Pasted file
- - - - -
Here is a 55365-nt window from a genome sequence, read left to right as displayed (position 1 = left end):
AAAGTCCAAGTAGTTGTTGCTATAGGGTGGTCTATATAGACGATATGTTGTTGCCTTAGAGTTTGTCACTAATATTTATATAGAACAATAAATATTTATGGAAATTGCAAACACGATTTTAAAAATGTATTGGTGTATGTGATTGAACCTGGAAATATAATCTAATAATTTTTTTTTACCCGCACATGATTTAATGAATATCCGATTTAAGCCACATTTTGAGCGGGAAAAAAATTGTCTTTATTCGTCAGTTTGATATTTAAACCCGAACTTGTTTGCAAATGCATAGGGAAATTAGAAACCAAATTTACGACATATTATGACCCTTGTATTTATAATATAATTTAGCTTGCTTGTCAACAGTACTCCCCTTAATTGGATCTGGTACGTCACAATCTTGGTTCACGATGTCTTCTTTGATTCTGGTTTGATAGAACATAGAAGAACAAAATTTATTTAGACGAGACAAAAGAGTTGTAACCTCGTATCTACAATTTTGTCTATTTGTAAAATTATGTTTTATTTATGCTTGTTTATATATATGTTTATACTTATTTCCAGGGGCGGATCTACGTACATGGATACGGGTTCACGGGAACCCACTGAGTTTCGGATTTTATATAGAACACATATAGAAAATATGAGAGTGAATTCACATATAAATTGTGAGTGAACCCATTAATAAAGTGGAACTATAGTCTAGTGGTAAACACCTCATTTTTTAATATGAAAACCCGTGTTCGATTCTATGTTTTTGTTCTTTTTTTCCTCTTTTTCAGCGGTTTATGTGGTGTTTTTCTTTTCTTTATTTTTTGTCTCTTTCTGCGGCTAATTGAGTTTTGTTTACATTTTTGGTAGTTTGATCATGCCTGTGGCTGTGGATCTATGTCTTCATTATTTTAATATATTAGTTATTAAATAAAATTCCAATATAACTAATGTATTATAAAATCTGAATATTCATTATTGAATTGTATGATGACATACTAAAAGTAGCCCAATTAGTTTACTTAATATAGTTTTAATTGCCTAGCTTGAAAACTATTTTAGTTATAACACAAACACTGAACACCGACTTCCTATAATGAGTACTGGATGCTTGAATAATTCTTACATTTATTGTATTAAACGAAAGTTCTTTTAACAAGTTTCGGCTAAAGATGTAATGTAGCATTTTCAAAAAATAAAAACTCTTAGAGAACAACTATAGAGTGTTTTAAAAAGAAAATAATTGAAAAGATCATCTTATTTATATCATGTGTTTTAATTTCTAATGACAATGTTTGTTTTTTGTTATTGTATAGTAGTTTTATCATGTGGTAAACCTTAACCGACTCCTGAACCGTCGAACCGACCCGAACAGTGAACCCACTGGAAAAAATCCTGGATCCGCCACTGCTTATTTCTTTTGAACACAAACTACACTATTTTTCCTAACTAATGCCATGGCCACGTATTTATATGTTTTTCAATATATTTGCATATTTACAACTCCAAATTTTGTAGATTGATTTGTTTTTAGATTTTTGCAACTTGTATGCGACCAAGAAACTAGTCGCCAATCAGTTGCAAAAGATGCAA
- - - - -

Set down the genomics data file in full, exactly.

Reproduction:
Here is a 55365-nt window from a genome sequence, read left to right as displayed (position 1 = left end):
AAAGTCCAAGTAGTTGTTGCTATAGGGTGGTCTATATAGACGATATGTTGTTGCCTTAGAGTTTGTCACTAATATTTATATAGAACAATAAATATTTATGGAAATTGCAAACACGATTTTAAAAATGTATTGGTGTATGTGATTGAACCTGGAAATATAATCTAATAATTTTTTTTTACCCGCACATGATTTAATGAATATCCGATTTAAGCCACATTTTGAGCGGGAAAAAAATTGTCTTTATTCGTCAGTTTGATATTTAAACCCGAACTTGTTTGCAAATGCATAGGGAAATTAGAAACCAAATTTACGACATATTATGACCCTTGTATTTATAATATAATTTAGCTTGCTTGTCAACAGTACTCCCCTTAATTGGATCTGGTACGTCACAATCTTGGTTCACGATGTCTTCTTTGATTCTGGTTTGATAGAACATAGAAGAACAAAATTTATTTAGACGAGACAAAAGAGTTGTAACCTCGTATCTACAATTTTGTCTATTTGTAAAATTATGTTTTATTTATGCTTGTTTATATATATGTTTATACTTATTTCCAGGGGCGGATCTACGTACATGGATACGGGTTCACGGGAACCCACTGAGTTTCGGATTTTATATAGAACACATATAGAAAATATGAGAGTGAATTCACATATAAATTGTGAGTGAACCCATTAATAAAGTGGAACTATAGTCTAGTGGTAAACACCTCATTTTTTAATATGAAAACCCGTGTTCGATTCTATGTTTTTGTTCTTTTTTTCCTCTTTTTCAGCGGTTTATGTGGTGTTTTTCTTTTCTTTATTTTTTGTCTCTTTCTGCGGCTAATTGAGTTTTGTTTACATTTTTGGTAGTTTGATCATGCCTGTGGCTGTGGATCTATGTCTTCATTATTTTAATATATTAGTTATTAAATAAAATTCCAATATAACTAATGTATTATAAAATCTGAATATTCATTATTGAATTGTATGATGACATACTAAAAGTAGCCCAATTAGTTTACTTAATATAGTTTTAATTGCCTAGCTTGAAAACTATTTTAGTTATAACACAAACACTGAACACCGACTTCCTATAATGAGTACTGGATGCTTGAATAATTCTTACATTTATTGTATTAAACGAAAGTTCTTTTAACAAGTTTCGGCTAAAGATGTAATGTAGCATTTTCAAAAAATAAAAACTCTTAGAGAACAACTATAGAGTGTTTTAAAAAGAAAATAATTGAAAAGATCATCTTATTTATATCATGTGTTTTAATTTCTAATGACAATGTTTGTTTTTTGTTATTGTATAGTAGTTTTATCATGTGGTAAACCTTAACCGACTCCTGAACCGTCGAACCGACCCGAACAGTGAACCCACTGGAAAAAATCCTGGATCCGCCACTGCTTATTTCTTTTGAACACAAACTACACTATTTTTCCTAACTAATGCCATGGCCACGTATTTATATGTTTTTCAATATATTTGCATATTTACAACTCCAAATTTTGTAGATTGATTTGTTTTTAGATTTTTGCAACTTGTATGCGACCAAGAAACTAGTCGCCAATCAGTTGCAAAAGATGCAA